Most of us feel we can spot a scam when we see one. Years of receiving emails from foreign princes and pop-ups claiming we’re the “lucky one-millionth visitor” have given most of us a good idea when something looks fishy.
But the truth is one in three employees will fall for a phishing scam unless adequately trained. This is because phishing scams have evolved to become emotionally and behaviorally manipulative, with scammers now savvy enough to know how to bypass your initial skepticism. A lot of phishing attempts now use text messages, with the “CEO scam” being one of the most prevalent.
Below, we’ll explain what this sort of scam looks like and how best to protect your employees and business from such exploits.
An Example: The CEO Text Scam
Suppose it’s your lunch hour, and you’re sitting in the nearby coffee shop. You’re about to take a sip of your cappuccino when your phone vibrates with a new email or text. It’s your boss. THE boss. Not just your office manager but the CEO himself. He’s got your number from your manager, and he needs your help — urgently! They’re stuck talking to a board of executives and have completely forgotten to organize some bonus gifts for employees or customers. They explain that they need you to buy several expensive gift cards and (discreetly) text them back photos of the front and back so they can deliver the gifts today. It would be a big help to the company and the CEO themselves.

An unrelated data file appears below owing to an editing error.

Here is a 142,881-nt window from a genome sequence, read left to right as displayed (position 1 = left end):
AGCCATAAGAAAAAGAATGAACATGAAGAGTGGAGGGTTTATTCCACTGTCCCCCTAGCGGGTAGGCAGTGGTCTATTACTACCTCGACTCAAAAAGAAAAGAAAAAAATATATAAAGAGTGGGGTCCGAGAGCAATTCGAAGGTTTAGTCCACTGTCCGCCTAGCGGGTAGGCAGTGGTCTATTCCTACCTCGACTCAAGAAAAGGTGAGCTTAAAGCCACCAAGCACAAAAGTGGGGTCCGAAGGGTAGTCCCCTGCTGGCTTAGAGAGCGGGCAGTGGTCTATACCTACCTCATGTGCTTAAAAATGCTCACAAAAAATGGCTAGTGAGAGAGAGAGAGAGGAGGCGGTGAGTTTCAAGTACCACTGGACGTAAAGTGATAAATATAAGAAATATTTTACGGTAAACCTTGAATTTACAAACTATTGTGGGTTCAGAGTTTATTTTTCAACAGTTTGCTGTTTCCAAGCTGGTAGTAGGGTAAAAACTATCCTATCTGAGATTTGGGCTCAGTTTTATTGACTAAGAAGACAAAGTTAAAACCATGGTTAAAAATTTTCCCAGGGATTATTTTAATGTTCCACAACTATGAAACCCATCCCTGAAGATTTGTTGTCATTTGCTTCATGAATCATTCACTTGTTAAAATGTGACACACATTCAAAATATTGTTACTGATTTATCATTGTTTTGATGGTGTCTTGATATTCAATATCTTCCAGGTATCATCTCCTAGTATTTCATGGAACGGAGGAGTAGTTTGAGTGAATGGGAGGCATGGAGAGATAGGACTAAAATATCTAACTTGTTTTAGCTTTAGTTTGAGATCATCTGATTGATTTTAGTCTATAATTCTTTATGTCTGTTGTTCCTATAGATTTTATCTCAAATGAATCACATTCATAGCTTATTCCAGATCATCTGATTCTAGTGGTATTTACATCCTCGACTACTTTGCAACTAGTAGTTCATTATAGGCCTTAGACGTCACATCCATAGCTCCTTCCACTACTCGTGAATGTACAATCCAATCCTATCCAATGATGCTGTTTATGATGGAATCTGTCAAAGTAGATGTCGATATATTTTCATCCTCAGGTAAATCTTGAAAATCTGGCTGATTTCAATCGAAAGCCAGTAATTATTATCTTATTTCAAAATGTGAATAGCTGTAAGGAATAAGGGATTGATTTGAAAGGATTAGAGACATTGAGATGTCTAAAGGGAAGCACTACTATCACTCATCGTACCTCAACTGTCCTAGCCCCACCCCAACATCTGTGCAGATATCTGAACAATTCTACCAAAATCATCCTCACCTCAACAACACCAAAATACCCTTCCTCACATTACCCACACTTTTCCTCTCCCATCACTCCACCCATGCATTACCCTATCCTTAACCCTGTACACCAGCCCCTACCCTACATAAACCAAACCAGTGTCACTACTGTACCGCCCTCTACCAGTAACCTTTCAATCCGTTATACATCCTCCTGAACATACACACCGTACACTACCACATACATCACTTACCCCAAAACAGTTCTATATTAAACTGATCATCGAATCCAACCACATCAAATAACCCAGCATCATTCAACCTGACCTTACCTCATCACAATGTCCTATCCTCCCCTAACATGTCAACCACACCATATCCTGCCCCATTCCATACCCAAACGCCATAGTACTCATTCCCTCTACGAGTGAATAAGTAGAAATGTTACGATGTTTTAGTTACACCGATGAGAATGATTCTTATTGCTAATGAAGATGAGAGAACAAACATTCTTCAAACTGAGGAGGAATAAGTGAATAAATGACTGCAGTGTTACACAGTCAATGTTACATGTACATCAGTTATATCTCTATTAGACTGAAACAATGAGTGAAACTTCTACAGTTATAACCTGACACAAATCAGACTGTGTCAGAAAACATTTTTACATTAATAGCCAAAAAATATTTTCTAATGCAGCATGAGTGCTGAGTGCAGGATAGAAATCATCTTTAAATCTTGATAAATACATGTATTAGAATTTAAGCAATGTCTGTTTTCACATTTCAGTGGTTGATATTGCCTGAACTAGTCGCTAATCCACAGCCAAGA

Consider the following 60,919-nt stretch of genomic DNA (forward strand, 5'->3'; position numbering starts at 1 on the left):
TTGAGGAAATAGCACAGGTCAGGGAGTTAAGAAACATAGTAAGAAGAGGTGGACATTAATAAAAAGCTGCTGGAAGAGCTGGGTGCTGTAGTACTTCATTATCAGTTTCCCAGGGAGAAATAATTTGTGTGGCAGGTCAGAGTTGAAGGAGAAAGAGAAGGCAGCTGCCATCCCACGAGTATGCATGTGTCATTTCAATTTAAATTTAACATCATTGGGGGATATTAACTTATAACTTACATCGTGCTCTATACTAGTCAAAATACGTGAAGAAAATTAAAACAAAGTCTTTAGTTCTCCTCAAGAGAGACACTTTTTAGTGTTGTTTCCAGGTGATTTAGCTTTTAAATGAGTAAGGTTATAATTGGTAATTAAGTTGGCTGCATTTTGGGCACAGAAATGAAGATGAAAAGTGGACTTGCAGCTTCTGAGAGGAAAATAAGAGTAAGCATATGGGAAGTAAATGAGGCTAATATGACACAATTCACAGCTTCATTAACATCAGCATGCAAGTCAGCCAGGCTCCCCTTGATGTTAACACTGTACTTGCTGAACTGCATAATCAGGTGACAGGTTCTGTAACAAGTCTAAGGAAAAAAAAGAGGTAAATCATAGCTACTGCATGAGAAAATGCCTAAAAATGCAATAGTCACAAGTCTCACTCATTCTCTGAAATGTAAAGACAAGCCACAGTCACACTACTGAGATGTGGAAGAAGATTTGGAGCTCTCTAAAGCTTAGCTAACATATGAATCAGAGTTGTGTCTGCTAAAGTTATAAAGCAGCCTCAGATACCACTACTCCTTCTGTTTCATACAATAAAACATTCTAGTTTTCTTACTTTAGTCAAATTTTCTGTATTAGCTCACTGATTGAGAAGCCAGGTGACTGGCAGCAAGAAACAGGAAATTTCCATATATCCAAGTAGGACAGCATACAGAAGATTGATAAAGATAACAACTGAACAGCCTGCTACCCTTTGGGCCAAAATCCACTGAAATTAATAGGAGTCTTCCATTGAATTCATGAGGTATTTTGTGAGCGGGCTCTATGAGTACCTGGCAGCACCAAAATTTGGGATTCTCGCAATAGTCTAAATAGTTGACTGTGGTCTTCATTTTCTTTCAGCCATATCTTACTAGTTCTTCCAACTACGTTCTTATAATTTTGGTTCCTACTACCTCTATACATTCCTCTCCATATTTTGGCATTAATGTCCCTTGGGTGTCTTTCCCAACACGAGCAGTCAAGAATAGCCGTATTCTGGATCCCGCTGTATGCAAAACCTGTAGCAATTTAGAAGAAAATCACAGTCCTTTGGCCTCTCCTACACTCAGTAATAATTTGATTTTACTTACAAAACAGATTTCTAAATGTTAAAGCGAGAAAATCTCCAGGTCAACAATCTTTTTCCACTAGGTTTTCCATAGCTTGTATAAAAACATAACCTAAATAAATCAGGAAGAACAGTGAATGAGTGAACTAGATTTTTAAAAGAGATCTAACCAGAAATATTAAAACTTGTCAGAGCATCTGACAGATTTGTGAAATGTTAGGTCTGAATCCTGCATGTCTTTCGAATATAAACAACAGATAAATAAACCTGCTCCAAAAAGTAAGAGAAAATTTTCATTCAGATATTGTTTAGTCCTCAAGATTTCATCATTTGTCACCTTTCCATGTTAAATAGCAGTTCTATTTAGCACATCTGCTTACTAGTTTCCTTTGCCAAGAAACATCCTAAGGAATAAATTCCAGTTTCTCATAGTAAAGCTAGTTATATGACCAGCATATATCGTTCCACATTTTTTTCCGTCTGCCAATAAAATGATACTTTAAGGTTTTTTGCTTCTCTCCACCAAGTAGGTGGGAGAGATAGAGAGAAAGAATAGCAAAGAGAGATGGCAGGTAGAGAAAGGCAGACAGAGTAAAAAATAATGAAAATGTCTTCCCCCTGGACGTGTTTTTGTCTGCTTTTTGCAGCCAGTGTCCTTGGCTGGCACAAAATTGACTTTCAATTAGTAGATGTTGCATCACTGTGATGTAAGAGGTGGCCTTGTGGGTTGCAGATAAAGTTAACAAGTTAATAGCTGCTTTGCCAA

While it might seem so, research from KnowBe4 shows that over 30% of employees will fall for such a scam. Without proper training and pressured by a desire to help out their employer, people simply overlook the red flags.
In this case, the employee texts back the gift card information only to find out later that nobody from the company had made contact with them. Other scams may request payments, get you to click a link, or simply hand over sensitive information.
Spotting A Text Scam
While scam texts and emails are getting increasingly difficult to spot, there are some tell-tale signs that you should look out for:
- Authority and power: scam texts can appear more genuine if they appear to be from our boss, a government office, local authorities, or some other form of authority. This makes us second-guess ourselves and consider the consequences of ignoring the message.
- Urgent tone: the message will also express the urgency of the request. The sender will ask you to complete the task by a certain time, so you don’t stop and think about things. They do this by implying negative consequences (such as being bad for your career in the CEO scam) or fines.
- Elicits strong emotion: phishing attempts will also try and make you feel a sense of fear, hope, or panic. For example, in the CEO scam, you may start feeling excited that you are helping out the CEO themselves and envision the career benefits this will bring.